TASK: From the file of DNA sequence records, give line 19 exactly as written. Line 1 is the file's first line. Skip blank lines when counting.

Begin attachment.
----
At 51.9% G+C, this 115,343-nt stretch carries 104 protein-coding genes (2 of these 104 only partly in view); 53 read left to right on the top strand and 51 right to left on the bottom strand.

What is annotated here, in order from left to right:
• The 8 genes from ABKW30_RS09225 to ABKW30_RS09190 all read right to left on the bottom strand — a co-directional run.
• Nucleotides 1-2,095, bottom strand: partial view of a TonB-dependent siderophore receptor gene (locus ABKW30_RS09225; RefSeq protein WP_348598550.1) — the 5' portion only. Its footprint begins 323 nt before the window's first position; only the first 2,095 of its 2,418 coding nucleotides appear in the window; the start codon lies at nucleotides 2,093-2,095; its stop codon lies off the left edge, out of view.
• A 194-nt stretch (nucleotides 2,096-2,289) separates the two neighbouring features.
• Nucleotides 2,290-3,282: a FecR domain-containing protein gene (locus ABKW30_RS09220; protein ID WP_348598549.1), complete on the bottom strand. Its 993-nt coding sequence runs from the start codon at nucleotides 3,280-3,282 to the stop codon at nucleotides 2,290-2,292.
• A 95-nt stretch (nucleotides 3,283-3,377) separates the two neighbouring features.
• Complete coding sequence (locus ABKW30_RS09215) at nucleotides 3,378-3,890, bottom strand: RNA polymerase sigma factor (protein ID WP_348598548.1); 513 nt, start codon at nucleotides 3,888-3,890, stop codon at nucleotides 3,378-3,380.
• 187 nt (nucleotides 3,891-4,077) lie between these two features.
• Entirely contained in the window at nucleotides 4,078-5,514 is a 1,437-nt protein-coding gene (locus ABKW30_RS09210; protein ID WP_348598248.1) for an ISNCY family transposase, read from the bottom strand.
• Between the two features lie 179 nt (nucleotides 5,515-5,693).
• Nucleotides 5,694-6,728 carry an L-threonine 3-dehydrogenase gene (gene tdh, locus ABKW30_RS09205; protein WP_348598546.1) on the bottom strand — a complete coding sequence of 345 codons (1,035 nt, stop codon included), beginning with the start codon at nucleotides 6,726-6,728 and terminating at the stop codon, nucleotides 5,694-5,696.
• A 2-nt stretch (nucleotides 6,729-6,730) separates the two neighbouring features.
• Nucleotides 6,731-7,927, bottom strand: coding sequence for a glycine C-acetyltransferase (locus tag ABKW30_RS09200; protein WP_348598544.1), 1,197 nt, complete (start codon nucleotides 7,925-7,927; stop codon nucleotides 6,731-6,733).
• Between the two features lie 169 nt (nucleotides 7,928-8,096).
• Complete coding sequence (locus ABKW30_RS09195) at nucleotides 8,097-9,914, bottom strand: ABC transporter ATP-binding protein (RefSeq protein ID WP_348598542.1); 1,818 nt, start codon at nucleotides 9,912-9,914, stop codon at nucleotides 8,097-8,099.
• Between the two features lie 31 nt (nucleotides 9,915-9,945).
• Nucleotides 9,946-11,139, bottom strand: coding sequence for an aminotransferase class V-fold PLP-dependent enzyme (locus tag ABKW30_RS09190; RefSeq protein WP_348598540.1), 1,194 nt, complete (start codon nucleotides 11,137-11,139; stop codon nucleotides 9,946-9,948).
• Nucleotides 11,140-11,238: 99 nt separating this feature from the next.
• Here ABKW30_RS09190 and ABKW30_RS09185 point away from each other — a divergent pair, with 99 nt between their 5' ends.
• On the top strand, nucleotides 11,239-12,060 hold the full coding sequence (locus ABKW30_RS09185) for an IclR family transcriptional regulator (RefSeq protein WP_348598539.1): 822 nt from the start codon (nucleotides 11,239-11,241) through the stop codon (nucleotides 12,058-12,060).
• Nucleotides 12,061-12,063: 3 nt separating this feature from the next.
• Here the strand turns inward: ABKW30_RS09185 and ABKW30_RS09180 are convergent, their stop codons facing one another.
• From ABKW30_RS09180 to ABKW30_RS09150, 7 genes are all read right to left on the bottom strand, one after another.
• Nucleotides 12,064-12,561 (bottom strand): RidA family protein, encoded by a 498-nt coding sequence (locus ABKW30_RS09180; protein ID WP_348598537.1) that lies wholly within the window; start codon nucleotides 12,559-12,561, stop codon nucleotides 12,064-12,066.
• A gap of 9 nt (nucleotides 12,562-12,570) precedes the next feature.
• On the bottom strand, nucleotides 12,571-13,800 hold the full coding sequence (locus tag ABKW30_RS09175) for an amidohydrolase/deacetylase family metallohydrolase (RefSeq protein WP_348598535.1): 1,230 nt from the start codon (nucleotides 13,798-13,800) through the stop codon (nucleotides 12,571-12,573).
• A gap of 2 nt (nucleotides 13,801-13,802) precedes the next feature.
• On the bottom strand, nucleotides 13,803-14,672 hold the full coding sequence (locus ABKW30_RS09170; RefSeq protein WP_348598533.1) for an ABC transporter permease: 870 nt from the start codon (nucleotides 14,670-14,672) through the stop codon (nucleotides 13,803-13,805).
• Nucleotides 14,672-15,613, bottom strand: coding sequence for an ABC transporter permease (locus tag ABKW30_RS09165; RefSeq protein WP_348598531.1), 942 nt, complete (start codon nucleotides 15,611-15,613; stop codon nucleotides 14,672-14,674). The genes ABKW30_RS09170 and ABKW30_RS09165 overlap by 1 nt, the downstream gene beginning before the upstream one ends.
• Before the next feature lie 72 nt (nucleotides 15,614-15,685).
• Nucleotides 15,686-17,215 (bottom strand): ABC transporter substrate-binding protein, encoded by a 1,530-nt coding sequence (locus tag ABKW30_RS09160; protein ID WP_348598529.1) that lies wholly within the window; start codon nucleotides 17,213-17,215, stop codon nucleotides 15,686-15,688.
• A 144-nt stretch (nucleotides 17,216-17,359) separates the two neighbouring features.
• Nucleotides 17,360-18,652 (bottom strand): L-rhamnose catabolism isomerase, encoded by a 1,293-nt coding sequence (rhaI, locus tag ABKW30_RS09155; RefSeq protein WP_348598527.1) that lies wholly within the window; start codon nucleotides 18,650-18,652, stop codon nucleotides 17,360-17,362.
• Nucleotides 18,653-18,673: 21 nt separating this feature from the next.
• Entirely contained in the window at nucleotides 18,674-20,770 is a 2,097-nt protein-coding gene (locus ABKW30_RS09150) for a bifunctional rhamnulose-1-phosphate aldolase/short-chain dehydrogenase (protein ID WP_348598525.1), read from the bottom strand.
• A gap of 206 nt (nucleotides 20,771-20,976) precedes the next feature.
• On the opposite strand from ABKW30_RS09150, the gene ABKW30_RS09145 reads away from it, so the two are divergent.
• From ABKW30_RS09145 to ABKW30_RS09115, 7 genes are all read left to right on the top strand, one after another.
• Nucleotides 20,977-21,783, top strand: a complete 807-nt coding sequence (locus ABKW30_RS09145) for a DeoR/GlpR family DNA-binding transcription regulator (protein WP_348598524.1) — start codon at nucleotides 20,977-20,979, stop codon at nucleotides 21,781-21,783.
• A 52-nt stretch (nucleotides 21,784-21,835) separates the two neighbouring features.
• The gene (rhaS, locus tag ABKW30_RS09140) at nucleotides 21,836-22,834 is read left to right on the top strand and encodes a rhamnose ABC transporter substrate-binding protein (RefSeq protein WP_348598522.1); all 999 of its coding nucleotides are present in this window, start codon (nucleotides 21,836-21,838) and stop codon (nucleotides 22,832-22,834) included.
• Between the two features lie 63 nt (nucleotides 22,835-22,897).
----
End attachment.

• Nucleotides 11,140-11,238: 99 nt separating this feature from the next.